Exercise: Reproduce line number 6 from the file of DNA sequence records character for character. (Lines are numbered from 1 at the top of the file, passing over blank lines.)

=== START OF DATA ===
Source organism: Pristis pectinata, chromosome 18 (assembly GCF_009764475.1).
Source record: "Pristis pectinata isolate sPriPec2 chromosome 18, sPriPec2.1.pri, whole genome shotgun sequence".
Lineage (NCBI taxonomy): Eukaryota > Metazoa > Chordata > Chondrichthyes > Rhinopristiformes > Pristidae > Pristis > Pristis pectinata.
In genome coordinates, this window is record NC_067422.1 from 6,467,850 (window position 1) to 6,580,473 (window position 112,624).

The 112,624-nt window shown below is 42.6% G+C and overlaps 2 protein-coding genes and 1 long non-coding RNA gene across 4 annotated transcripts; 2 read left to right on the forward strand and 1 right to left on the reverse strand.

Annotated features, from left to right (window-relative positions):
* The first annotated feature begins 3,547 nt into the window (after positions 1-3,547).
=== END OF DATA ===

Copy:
Annotated features, from left to right (window-relative positions):